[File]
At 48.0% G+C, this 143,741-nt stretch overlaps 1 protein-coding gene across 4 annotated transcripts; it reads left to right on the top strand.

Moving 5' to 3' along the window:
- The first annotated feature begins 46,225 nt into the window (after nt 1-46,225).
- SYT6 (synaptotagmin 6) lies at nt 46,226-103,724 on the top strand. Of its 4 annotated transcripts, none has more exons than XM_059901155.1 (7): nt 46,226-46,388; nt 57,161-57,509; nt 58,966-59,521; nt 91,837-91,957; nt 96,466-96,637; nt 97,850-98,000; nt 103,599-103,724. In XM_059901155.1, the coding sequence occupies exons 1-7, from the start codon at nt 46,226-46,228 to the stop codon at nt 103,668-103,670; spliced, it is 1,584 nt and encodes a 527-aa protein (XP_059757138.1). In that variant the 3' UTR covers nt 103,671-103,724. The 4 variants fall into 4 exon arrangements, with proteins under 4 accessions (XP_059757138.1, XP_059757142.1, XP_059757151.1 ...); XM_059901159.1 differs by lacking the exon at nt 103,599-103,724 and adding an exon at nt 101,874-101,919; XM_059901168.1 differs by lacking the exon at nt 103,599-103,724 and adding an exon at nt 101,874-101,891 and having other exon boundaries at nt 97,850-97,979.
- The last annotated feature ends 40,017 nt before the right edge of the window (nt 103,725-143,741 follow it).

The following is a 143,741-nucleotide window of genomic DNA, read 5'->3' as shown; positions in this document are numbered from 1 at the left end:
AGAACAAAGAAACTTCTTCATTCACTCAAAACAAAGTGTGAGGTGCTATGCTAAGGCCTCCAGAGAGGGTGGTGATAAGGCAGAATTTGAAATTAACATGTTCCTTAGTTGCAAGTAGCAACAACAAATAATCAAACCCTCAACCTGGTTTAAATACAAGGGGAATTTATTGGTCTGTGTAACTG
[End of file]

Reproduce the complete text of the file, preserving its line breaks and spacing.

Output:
At 48.0% G+C, this 143,741-nt stretch overlaps 1 protein-coding gene across 4 annotated transcripts; it reads left to right on the top strand.

Moving 5' to 3' along the window:
- The first annotated feature begins 46,225 nt into the window (after nt 1-46,225).
- SYT6 (synaptotagmin 6) lies at nt 46,226-103,724 on the top strand. Of its 4 annotated transcripts, none has more exons than XM_059901155.1 (7): nt 46,226-46,388; nt 57,161-57,509; nt 58,966-59,521; nt 91,837-91,957; nt 96,466-96,637; nt 97,850-98,000; nt 103,599-103,724. In XM_059901155.1, the coding sequence occupies exons 1-7, from the start codon at nt 46,226-46,228 to the stop codon at nt 103,668-103,670; spliced, it is 1,584 nt and encodes a 527-aa protein (XP_059757138.1). In that variant the 3' UTR covers nt 103,671-103,724. The 4 variants fall into 4 exon arrangements, with proteins under 4 accessions (XP_059757138.1, XP_059757142.1, XP_059757151.1 ...); XM_059901159.1 differs by lacking the exon at nt 103,599-103,724 and adding an exon at nt 101,874-101,919; XM_059901168.1 differs by lacking the exon at nt 103,599-103,724 and adding an exon at nt 101,874-101,891 and having other exon boundaries at nt 97,850-97,979.
- The last annotated feature ends 40,017 nt before the right edge of the window (nt 103,725-143,741 follow it).

The following is a 143,741-nucleotide window of genomic DNA, read 5'->3' as shown; positions in this document are numbered from 1 at the left end:
AGAACAAAGAAACTTCTTCATTCACTCAAAACAAAGTGTGAGGTGCTATGCTAAGGCCTCCAGAGAGGGTGGTGATAAGGCAGAATTTGAAATTAACATGTTCCTTAGTTGCAAGTAGCAACAACAAATAATCAAACCCTCAACCTGGTTTAAATACAAGGGGAATTTATTGGTCTGTGTAACTG